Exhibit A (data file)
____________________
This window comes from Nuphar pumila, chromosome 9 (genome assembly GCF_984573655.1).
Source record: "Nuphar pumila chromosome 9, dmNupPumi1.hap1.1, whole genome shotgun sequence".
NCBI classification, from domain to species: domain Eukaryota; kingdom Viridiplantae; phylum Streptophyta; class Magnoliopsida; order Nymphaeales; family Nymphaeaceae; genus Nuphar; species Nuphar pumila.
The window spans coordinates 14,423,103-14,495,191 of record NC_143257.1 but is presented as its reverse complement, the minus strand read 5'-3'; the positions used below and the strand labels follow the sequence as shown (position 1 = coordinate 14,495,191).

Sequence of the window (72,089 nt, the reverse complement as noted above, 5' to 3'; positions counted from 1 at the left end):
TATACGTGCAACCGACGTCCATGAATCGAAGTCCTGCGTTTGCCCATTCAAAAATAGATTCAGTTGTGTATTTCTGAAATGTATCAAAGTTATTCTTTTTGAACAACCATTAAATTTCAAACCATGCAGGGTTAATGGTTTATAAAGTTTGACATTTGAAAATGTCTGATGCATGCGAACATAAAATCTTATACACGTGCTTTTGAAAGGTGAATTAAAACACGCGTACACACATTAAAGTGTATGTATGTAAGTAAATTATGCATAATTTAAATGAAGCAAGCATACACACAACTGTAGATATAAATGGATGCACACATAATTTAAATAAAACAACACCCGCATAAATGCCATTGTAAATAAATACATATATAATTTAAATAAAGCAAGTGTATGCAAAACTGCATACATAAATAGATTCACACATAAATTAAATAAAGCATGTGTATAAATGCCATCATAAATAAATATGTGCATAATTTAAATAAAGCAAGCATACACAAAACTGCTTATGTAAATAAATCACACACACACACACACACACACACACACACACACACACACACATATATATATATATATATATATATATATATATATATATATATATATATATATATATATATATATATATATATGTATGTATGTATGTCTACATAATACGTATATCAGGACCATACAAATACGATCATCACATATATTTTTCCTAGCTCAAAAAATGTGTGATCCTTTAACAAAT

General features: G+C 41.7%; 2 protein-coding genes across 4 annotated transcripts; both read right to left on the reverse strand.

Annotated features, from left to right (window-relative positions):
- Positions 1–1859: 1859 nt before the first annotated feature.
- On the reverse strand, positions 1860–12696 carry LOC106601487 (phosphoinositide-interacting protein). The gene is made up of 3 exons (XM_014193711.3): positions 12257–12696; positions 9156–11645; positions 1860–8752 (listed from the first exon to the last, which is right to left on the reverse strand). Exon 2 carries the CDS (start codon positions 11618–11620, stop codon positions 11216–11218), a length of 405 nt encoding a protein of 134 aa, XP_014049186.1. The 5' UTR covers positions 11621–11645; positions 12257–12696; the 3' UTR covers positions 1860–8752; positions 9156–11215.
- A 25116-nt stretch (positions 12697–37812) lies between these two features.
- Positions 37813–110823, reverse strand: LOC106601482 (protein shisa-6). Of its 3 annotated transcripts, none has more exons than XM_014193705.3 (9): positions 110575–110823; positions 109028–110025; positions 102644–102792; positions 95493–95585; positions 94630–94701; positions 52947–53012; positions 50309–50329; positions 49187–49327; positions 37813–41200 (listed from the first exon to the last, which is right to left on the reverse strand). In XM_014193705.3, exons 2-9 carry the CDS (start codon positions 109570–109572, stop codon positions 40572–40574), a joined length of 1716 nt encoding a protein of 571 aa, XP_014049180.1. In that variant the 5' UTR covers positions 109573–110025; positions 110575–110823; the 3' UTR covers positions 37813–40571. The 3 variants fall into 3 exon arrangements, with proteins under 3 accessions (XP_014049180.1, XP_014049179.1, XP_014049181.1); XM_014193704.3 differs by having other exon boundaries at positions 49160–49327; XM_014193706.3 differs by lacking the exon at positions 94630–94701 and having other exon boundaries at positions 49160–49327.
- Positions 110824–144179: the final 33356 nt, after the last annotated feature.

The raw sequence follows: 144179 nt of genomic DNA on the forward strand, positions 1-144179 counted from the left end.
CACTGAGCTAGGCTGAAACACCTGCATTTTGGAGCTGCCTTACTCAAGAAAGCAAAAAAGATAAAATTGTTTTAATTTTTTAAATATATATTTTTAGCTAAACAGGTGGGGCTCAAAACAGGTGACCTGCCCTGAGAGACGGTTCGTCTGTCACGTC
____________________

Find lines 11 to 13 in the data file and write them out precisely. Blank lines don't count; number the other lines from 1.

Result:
- A 25116-nt stretch (positions 12697–37812) lies between these two features.
- Positions 37813–110823, reverse strand: LOC106601482 (protein shisa-6). Of its 3 annotated transcripts, none has more exons than XM_014193705.3 (9): positions 110575–110823; positions 109028–110025; positions 102644–102792; positions 95493–95585; positions 94630–94701; positions 52947–53012; positions 50309–50329; positions 49187–49327; positions 37813–41200 (listed from the first exon to the last, which is right to left on the reverse strand). In XM_014193705.3, exons 2-9 carry the CDS (start codon positions 109570–109572, stop codon positions 40572–40574), a joined length of 1716 nt encoding a protein of 571 aa, XP_014049180.1. In that variant the 5' UTR covers positions 109573–110025; positions 110575–110823; the 3' UTR covers positions 37813–40571. The 3 variants fall into 3 exon arrangements, with proteins under 3 accessions (XP_014049180.1, XP_014049179.1, XP_014049181.1); XM_014193704.3 differs by having other exon boundaries at positions 49160–49327; XM_014193706.3 differs by lacking the exon at positions 94630–94701 and having other exon boundaries at positions 49160–49327.
- Positions 110824–144179: the final 33356 nt, after the last annotated feature.